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Does a living trust make sense for your estate plan?

| Oct 5, 2020 | Estate Planning |

As you create or revise your estate plan, you will want to make sure your wealth remains intact once it passes on. You may have concerns, then, that putting your assets in a will could devalue your estate. While wills have their place and purpose – especially in establishing a testamentary trust – there can be benefits to having property distributed outside the scope of the probate process. By setting up a living trust, you can ensure your beneficiaries will avoid the costly fees associated with the process.

How living trusts work

A living trust – also called a revocable trust – is an estate planning document that you can amend or revoke during your lifetime. When setting up your trust, you will retitle your assets in its name. Thus, the trust owns them, rather than you. Yet, the living trust arrangement allows you to appoint yourself as trustee, which means you can manage these assets while you are alive. You can also appoint yourself as your trust’s beneficiary, allowing you to access and use the trust’s assets and any income they generate.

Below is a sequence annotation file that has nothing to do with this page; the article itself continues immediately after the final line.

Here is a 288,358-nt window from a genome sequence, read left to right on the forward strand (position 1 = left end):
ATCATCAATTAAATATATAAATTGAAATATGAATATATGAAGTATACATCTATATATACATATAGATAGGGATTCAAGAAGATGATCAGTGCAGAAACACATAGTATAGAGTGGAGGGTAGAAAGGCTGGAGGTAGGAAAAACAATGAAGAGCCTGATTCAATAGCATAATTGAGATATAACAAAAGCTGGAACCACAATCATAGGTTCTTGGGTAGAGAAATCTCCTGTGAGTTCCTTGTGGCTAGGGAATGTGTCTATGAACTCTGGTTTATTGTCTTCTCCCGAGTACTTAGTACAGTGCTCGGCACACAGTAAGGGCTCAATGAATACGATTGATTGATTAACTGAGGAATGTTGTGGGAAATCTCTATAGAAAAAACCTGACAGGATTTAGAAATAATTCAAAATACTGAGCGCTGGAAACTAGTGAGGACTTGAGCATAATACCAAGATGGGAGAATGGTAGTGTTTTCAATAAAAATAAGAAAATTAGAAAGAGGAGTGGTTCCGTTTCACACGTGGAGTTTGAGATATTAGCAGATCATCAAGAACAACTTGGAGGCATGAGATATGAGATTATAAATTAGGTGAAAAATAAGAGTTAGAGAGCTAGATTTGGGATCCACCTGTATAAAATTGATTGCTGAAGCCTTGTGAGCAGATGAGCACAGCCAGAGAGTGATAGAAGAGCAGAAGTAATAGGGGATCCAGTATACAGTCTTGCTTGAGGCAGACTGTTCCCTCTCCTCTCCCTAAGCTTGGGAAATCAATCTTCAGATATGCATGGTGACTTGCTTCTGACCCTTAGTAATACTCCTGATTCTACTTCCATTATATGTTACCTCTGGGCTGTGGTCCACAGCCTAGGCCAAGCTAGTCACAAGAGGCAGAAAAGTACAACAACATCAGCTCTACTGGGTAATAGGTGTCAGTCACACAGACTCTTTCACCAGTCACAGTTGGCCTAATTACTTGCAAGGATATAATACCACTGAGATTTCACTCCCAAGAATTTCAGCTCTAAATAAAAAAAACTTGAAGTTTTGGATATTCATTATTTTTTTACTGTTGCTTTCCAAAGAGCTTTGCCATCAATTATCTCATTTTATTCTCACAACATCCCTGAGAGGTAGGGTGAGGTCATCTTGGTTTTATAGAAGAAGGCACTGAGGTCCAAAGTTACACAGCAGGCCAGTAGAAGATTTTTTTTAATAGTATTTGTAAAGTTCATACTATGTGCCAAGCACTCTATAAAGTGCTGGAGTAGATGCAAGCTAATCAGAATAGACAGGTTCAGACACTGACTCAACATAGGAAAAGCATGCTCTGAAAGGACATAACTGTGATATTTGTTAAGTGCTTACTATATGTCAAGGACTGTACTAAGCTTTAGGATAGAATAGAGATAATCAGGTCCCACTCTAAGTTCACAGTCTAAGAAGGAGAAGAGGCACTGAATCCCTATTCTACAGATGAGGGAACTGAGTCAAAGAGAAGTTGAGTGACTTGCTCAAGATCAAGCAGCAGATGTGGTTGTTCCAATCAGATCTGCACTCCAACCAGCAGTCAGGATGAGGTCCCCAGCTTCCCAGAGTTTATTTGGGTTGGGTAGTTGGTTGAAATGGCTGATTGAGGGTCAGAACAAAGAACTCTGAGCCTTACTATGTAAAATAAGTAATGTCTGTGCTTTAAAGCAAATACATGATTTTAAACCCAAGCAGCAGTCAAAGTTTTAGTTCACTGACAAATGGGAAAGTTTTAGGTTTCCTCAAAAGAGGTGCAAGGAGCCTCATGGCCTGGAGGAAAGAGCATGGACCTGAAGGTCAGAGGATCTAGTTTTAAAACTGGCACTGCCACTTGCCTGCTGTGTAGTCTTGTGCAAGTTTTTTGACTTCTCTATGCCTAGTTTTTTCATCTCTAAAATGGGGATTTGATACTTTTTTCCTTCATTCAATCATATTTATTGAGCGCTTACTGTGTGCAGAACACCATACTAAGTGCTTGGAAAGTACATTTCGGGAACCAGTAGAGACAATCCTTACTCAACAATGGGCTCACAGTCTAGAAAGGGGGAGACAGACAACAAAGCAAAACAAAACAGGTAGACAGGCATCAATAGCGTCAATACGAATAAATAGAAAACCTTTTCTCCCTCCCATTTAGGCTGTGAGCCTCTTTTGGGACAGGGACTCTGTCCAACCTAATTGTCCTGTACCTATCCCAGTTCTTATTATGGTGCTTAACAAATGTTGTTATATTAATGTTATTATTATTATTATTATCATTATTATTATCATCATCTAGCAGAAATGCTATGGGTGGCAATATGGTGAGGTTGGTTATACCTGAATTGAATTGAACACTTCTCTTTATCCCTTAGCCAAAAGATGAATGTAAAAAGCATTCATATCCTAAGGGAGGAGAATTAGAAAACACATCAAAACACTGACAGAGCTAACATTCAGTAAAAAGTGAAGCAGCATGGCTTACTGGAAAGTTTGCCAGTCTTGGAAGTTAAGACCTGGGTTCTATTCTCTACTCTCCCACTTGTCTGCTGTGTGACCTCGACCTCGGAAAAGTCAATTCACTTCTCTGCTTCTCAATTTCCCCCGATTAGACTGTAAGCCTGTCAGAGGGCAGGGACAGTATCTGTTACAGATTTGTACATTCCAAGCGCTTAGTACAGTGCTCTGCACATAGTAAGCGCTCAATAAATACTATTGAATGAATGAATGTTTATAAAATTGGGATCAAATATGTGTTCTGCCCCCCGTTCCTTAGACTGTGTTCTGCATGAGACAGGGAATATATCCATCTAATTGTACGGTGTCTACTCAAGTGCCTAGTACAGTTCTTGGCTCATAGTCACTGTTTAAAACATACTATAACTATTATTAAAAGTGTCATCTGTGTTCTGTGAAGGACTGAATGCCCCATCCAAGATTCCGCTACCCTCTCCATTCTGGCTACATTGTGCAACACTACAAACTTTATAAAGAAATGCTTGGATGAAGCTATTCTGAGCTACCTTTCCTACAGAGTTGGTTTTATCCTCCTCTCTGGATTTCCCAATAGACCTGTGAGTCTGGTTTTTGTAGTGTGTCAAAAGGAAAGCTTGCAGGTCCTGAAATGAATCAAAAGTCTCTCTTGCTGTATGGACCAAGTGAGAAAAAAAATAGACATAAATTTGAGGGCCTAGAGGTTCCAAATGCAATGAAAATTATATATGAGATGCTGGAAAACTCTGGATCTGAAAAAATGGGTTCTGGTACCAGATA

In creating your trust, you will also need to name a successor trustee. This individual will manage your trust once you pass or if you become incapacitated. And you will need to name successor beneficiaries as well, who will receive your assets after you die.

What living trusts offer

Because your living trust is a separate legal entity from you, it will continue existing after your death. Since only property registered in your name must go through probate, the assets in your trust will avoid it. Furthermore, trusts offer greater privacy than wills. After wills pass through probate, they become public record, and anyone who wants to access them can. If you don’t want information about your assets or details about disbursement to be discoverable, they will remain private with a living trust.

A living trust can be a worthwhile alternative or companion to a will. If you create one, you will want to have a Texas estate planning attorney review it, so they can make sure it is sound and reflects your current circumstances.